Talk about great timing. On the final day of the match between IBM's Watson and the "Jeopardy!" champs last week, I interviewed Michael Chorost, author of the book, "World Wide Mind: The Coming Integration of Humanity, Machines, and the Internet." What better person to discuss what the development of Watson means in the big scheme of things?
I mentioned to Chorost that I had recently interviewed Stephen Baker, author of the book, "Final Jeopardy: Man vs. Machine and the Quest to Know Everything," who told me, "I think the development of Watson is sort of the next step in computers becoming an external lobe of our own shared human brain." I told Chorost that my hunch was he'd say pretty much the same thing. He agreed:
Yes, I'd say very much the same thing. In fact, I'd take it a little bit further. Let me first say what I don't think. I don't think that this is a step toward computers becoming intelligent and conscious the way we are. I think a lot of people have interpreted it that way: "Oh, this is just the next step toward computers waking up and becoming these super-intelligent creatures." I just don't think that makes sense, because in order to get creatures to have consciousness-creatures that can want things and feel things and strive for things-you really have to have an ecosystem. What I mean by that is an environment where creatures need things to survive. They need to be able to avoid predators; they need to be able to find food, to find sustenance; they need to be able to reproduce versions of themselves than can potentially be better. In order to have consciousness, you need that kind of environment. But Watson doesn't have anything like that. All its needs are met-it has all the electricity it needs. It's got no predators. It doesn't have to evolve any strategies; indeed it can't evolve, because it can't change itself. So I think it's important to say that no matter how smart computers like Watson may appear to be, it really doesn't move us any closer to a human level of intelligence, at least in and of itself. In other words, I don't think we're on a path to 10 years from now having a computer like Watson that would be able to say, "I don't want to play Jeopardy. Teach me how to play chess instead."
The point I do want to make is a lot like Steve Baker's point-that the combination of humans and computers changes everything. Because companies like IBM do have predators; they do have wants and needs; they have to be able to innovate in order to survive. So I think what we are seeing, and what I try to articulate in the book, is that the real unit of analysis is not the computer. The real unit of analysis is humanity plus the computer it has created. Together, that might evolve a creature that has its own form of needs, desire, in a completely new way. I think we are beginning to see the seeds of that.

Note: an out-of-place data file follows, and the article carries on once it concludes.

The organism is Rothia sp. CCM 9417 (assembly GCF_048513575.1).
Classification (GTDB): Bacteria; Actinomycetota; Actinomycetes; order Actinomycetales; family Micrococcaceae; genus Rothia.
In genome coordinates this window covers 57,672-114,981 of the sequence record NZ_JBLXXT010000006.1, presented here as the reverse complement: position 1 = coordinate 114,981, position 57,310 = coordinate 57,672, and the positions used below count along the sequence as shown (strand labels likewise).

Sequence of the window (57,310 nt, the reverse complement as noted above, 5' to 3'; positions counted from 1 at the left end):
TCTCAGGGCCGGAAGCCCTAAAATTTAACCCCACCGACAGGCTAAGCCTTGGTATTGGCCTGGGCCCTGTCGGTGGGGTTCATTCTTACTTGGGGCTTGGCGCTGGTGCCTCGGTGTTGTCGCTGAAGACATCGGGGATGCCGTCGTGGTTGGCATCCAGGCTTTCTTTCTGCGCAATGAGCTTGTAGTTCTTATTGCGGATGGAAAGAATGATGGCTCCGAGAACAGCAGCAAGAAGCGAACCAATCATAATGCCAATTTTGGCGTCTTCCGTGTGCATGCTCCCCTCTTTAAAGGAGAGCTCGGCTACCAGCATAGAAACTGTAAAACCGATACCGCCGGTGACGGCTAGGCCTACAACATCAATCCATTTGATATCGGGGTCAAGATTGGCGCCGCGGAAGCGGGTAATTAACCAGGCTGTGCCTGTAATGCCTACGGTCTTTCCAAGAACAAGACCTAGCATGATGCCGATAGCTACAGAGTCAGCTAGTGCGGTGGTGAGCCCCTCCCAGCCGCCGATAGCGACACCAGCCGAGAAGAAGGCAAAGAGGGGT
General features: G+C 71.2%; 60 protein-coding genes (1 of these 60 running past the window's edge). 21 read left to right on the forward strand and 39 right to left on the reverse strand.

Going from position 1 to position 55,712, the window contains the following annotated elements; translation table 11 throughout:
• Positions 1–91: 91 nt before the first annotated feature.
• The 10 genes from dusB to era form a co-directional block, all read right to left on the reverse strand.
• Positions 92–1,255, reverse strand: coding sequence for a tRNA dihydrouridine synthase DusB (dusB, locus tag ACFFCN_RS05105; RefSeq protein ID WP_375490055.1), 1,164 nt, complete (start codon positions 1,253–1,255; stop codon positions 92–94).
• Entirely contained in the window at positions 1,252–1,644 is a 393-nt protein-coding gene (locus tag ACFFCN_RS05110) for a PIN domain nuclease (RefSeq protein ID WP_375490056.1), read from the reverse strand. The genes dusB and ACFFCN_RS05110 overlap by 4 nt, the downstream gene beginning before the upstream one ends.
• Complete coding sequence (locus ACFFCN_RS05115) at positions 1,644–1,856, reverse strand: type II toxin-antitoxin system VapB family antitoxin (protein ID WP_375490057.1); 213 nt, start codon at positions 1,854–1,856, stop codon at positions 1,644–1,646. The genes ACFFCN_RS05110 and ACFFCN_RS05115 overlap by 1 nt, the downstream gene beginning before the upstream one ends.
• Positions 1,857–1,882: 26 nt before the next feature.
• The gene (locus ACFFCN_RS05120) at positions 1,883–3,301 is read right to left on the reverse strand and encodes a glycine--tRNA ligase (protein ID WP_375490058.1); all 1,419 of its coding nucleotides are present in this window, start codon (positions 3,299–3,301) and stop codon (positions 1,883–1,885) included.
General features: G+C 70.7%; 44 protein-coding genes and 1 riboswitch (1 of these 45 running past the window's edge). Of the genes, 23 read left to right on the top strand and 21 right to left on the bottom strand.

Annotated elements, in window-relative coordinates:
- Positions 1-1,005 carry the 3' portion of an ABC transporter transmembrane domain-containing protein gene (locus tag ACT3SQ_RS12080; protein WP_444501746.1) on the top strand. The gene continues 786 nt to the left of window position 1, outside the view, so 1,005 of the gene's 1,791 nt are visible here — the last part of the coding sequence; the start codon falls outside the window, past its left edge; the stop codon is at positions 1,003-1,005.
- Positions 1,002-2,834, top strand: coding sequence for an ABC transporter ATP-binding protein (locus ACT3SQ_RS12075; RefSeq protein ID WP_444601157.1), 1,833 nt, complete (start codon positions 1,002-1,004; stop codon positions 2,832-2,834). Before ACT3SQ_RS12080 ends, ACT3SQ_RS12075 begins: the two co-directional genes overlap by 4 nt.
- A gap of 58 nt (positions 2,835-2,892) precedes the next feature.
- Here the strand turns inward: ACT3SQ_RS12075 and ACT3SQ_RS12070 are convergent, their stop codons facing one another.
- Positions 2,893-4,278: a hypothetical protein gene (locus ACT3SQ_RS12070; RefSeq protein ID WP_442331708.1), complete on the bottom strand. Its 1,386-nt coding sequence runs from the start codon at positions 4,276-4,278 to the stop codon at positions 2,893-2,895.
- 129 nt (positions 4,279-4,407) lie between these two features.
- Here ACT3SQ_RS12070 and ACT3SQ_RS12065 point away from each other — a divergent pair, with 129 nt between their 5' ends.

It occurred to me that what was missing from Chorost's response-and from his book, for that matter-was any mention of the spiritual dimension of humanity's future integration with machines and the Internet. So I asked him if he would share his own religious views as far as how God and spirituality play into all of this. "For example," I asked, "do we have souls, and if so, are they part of this integration?"
Chorost was clearly taken aback by the question, but he said it was a legitimate one, and he gave it a very thoughtful response:
I think the book actually is a very spiritual book, in the sense that I try to talk about technology as an almost spiritual endeavor; that it's not a way of assembling information, or adding up bits and bytes more rapidly, or asking questions as fast as possible, which is what Watson is all about. Rather, it's a medium for connecting more richly with each other. And that that medium would lead to, indeed, a new form of intelligence that doesn't exist now. So I think I'm responding to a very deep, creative impulse that I think is very visible in evolution. We see this incredible progress from single-cellular organisms to multi-cellular ones that have led to the profusion of the ecosystem that we see now.
That "deep, creative impulse" notwithstanding, Chorost went on to explain that he was approaching the question as an atheist:
I don't want to fall into the trap of a nave teleology, saying that evolution is inherently creative-there certainly is a strong degree of randomness. So if you ask me what my spirituality is, I would not place it in some sort of external, omniscient deity that created the universe and runs it, in that very conventional kind of God. To me that just doesn't make any sense. There's just no evidence for it. I certainly don't believe in a God in a conventional theistic sense. So in that sense I would call myself an atheist, because I don't think there's a personal God out there who listens to my desires and tries to meet them. But I do think it's possible to see the universe as this gorgeously unfolding entity, and that it is appropriate to be impressed and awed by that. I think I try to convey some of that awe in the book, and to say that this merging of humans and technology could make us not just better communicators and information gatherers, but actually lead to a whole new level of evolution that has not existed before. And I think there is something very profoundly spiritual about saying that.